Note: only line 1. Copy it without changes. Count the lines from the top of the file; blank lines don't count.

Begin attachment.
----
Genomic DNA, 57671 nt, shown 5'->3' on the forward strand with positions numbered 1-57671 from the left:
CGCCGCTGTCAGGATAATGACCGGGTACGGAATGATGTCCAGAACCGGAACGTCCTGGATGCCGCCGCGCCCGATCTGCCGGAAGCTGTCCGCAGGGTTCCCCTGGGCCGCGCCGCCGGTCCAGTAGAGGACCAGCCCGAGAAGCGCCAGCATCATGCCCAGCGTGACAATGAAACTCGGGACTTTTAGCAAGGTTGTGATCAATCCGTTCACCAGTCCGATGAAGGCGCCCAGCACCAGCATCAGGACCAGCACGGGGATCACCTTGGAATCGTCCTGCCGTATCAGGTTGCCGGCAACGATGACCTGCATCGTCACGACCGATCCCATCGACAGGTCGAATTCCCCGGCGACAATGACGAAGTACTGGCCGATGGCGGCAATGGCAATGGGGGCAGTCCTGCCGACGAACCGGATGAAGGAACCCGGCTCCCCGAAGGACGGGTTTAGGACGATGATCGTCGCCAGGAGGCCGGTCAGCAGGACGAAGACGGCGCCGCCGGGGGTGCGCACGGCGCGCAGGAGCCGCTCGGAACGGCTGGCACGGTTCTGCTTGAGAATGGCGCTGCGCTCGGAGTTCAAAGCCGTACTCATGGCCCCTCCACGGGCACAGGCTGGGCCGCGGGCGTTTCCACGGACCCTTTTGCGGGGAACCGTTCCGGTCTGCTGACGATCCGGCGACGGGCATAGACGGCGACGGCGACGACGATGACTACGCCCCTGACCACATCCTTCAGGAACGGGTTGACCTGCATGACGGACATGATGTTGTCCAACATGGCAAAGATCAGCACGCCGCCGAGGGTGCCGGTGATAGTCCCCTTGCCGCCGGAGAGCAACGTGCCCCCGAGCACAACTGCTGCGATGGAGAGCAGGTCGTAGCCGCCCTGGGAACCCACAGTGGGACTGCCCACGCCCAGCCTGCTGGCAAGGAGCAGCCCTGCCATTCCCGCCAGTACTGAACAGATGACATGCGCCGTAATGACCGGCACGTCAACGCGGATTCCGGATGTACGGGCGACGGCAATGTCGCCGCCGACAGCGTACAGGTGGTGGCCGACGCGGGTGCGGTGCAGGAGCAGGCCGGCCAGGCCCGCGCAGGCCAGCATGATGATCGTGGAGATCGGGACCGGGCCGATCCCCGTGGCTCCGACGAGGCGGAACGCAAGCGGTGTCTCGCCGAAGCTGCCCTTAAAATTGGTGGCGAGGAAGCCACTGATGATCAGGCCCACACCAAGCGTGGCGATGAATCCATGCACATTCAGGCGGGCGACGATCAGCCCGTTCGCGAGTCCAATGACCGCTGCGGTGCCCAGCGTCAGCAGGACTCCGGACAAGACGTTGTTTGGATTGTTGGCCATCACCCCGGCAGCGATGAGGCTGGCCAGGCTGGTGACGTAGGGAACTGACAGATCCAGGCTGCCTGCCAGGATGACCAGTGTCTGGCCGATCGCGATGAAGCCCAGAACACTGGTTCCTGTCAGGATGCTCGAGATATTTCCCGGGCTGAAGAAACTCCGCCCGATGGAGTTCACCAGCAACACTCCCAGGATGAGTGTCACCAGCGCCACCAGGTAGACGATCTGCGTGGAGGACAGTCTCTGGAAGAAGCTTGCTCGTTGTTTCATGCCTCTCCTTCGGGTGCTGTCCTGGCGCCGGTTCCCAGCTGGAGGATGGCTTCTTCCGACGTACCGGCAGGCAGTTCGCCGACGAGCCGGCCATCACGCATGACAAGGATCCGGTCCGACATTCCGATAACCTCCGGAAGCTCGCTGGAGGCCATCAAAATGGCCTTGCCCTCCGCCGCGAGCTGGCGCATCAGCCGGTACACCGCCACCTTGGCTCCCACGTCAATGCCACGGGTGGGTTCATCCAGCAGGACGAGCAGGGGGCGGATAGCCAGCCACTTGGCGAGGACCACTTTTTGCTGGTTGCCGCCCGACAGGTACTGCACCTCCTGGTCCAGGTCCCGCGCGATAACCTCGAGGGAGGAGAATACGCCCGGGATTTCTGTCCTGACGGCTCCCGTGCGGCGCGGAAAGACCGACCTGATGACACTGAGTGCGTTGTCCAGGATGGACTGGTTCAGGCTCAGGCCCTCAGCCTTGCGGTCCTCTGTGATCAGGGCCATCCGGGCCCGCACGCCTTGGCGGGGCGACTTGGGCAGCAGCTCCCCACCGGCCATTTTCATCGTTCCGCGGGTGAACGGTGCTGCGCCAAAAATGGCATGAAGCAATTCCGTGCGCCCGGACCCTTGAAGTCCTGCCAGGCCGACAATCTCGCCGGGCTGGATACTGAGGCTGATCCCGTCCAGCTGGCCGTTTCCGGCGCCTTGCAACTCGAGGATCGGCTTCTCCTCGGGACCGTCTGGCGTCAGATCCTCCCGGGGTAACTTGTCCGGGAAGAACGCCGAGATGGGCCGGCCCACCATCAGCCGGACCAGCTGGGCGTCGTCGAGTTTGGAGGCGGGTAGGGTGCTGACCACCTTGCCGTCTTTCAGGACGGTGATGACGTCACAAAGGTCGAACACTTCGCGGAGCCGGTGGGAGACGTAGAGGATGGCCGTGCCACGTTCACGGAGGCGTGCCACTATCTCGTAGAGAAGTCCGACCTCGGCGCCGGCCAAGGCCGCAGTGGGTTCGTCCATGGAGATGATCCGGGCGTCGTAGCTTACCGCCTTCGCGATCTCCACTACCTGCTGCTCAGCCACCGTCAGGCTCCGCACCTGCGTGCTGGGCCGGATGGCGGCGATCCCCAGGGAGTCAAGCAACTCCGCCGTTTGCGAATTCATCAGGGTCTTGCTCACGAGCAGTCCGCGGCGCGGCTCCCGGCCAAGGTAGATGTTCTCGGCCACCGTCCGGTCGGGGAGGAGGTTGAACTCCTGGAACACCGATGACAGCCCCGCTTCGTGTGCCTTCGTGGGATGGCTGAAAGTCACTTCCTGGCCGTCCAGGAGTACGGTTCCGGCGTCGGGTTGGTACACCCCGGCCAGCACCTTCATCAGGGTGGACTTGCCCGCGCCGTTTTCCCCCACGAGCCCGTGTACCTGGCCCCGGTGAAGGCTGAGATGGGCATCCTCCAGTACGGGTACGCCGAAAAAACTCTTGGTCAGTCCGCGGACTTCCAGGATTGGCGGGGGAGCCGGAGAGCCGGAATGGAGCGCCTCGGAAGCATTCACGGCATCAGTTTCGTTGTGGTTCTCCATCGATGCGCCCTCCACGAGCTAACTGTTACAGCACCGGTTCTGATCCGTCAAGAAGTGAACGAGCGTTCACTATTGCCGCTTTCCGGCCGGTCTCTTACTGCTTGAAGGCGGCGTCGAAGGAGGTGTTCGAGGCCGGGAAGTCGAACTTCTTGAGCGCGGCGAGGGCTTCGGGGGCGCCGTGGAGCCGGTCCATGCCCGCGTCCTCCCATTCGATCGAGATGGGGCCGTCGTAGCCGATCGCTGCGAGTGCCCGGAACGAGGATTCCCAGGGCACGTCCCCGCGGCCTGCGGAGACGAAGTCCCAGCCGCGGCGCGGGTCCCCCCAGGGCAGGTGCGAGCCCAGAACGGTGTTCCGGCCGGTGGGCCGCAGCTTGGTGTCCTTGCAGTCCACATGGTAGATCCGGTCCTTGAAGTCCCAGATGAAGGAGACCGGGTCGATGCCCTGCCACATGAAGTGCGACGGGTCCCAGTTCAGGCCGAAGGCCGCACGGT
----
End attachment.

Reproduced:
Genomic DNA, 57671 nt, shown 5'->3' on the forward strand with positions numbered 1-57671 from the left: